by Sean Macken
Tuesday evening, Coast Episcopal School hosted a talk on the negative impacts of technology on family dynamics and the social and emotional intelligence development of Children.
Clinical Psychologist, School Consultant and Award-winning Author, Dr. Catherine Steiner-Adair used her new book “The Big Disconnect: protecting Childhood and Family Relationships in the Digital Age” to discuss multiple issues about technology and the damage over-exposure can have on children of all ages – even into adulthood.
It would have been easy to imagine the center point of the talk would be on the publicity of information and the risk that digital devices have on our children, but Dr. Stein-Adair spent equal time covering the impacts on children with technology; such as smartphones, laptops and tablets by parents. Interviews with children as old as 28 years old described the disappointment and anger felt when their parents would stop a conversation for answering a call. This research indicated children feel their parents’ valued work from any call or text message as a higher priority.
In one interview, a 28 year-old spoke of the frustration he sensed after his mother asked perfunctory questions on “how things were going” or “are you seeing anyone,” she would immediately jump on the next call or text.
Dr. Steiner-Adair conveyed the emotional impacts a young girl experienced when her father would not help her with a new word. The father and daughter relished in their weekly exercise of her learning to spell and understand 20 words. After hearing classmates use a word on the playground, she approached her father after he came home from work to ask about this word. However, the father brushed her off due to being on the phone. Frustrated, the girl did what all of us would do – she “Googled” it. After entering the word “pornography” the young girl was inundated with graphic and violent images and text. This traumatized the young girl requiring therapy.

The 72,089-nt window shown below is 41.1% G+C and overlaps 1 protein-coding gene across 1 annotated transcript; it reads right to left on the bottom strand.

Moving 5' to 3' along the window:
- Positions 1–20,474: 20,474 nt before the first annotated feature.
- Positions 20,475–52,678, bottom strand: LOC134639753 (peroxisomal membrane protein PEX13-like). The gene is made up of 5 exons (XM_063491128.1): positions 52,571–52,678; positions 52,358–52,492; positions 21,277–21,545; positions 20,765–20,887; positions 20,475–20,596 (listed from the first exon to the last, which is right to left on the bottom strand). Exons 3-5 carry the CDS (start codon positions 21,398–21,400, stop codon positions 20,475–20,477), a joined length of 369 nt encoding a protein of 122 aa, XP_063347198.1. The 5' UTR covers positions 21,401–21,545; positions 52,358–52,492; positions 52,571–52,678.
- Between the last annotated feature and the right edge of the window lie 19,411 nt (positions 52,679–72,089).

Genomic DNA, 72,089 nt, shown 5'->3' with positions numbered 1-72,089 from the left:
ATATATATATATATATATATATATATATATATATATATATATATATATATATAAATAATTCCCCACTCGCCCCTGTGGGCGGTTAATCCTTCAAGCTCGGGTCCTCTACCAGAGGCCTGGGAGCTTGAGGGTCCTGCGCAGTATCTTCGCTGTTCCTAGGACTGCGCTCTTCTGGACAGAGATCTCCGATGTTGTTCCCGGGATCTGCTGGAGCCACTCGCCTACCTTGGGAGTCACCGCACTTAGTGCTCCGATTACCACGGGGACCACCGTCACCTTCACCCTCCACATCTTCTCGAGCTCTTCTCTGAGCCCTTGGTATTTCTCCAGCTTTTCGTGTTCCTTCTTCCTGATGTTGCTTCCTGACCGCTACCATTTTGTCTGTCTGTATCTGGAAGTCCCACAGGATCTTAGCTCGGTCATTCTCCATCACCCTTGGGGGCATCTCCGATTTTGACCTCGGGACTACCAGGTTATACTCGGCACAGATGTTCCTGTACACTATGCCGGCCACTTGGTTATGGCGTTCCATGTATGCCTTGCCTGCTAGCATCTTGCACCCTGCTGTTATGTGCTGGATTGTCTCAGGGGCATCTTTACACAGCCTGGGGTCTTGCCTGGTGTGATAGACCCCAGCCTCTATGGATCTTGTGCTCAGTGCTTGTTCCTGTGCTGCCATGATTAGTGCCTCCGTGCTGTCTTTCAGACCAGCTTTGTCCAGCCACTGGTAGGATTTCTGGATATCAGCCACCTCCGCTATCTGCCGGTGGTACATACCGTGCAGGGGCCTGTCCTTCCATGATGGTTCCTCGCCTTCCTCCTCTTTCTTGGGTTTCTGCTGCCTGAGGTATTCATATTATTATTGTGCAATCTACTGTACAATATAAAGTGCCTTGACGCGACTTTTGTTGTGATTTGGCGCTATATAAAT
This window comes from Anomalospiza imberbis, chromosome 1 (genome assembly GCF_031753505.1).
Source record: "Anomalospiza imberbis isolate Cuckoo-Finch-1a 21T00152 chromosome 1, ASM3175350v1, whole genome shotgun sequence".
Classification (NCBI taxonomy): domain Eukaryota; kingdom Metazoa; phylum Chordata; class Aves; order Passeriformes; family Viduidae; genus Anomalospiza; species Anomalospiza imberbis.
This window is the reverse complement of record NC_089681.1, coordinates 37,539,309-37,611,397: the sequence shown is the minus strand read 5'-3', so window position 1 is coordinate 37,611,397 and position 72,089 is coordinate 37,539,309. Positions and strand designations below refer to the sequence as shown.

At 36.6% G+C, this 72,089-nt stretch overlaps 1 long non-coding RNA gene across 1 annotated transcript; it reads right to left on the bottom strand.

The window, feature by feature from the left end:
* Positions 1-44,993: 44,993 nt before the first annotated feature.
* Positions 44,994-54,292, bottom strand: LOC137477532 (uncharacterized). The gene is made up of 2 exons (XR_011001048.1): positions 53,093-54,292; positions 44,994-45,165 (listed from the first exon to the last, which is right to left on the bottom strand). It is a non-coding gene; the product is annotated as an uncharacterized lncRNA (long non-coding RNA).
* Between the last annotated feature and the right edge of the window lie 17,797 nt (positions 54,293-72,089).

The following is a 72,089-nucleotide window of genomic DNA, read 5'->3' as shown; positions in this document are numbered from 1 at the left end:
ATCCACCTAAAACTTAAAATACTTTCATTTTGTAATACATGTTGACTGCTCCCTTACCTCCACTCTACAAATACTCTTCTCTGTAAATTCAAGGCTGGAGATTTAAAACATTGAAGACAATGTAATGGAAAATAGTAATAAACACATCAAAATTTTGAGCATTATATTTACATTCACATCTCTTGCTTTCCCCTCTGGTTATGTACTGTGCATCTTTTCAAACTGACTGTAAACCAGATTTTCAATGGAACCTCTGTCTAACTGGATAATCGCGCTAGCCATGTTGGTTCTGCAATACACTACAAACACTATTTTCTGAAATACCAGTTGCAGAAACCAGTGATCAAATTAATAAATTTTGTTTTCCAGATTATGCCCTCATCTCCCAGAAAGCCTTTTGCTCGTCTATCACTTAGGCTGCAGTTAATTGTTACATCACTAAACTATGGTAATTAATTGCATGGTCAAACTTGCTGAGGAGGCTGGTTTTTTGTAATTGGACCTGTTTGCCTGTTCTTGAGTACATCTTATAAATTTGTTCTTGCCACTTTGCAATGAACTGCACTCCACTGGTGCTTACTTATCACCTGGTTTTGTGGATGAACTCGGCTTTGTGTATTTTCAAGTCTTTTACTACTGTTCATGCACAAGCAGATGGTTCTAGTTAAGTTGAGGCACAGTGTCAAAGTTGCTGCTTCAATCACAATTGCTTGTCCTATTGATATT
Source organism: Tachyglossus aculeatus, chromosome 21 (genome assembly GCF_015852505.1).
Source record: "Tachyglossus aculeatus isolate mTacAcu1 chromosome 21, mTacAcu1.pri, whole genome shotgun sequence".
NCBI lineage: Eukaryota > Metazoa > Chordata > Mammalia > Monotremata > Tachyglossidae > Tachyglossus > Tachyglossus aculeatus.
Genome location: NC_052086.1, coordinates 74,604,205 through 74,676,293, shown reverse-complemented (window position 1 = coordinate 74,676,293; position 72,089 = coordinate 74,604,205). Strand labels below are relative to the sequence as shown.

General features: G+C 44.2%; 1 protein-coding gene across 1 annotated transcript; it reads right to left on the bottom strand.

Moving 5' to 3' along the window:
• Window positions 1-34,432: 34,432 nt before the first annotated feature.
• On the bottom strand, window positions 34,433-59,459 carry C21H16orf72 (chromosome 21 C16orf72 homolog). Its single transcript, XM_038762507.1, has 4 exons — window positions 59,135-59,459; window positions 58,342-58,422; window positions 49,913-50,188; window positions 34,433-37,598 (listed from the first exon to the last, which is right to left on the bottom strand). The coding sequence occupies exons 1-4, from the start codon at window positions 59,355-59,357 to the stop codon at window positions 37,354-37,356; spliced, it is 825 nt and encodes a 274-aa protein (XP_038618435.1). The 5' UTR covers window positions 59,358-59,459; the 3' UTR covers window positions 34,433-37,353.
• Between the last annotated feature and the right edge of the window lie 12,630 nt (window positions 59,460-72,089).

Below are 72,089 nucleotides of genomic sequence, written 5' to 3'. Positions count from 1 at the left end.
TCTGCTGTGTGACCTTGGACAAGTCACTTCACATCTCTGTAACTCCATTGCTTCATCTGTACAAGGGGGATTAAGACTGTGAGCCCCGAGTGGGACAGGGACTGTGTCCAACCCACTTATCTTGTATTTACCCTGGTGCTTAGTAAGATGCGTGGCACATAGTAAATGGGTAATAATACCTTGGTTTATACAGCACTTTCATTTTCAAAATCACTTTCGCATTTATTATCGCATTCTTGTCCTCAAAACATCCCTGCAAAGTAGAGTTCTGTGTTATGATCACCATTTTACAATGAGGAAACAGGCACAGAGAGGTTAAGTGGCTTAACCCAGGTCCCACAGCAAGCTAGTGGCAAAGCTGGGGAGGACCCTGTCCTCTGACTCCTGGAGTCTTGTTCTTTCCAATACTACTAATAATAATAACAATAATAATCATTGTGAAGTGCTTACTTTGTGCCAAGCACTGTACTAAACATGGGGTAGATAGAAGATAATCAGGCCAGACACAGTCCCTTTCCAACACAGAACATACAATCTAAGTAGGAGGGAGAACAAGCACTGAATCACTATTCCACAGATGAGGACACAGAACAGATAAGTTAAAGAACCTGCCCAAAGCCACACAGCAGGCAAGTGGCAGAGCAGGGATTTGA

Consequently, Dr. Steiner-Adair implored parents that they must put filters on all devices their children had access to so they cannot access sites where they could be targeted or exposed to subjects the parents would rather cover with their children. In fact, computers should be removed from their kids’ bedrooms and parents should be aware of all texts and emails their children received. And young children should not be giving full loaded smartphones or tablets. The parents should not bow to their friends having those devices.
Focusing on the social and emotional intelligence aspect of her book, Dr. Steiner-Adair raised two scenarios. First, she said it was imperative parents read to their children from books and not tablets. When reading from a tablet, a person’s voice goes monotone and children cannot feel inflections in tone or emotions conveyed by their parents and it impacts a child’s vocabulary development. More importantly, story time was critical to parents bonding with their children and providing them a sense of love and security.
For child development, Dr. Steiner-Adair, indicated it was critical for children to play outside and play “dress-up.” Dress-up in particular was crucial to building a child’s imagination and ability to work out issues that can’t be replicated by online games.
The 90-minute plus talk wrapped up with the doctor imploring parents to create a Family Media Access contract to be signed by parents and their children. All family members need to outline times devices will be used, where they will be used and content children were allowed to access – to include games.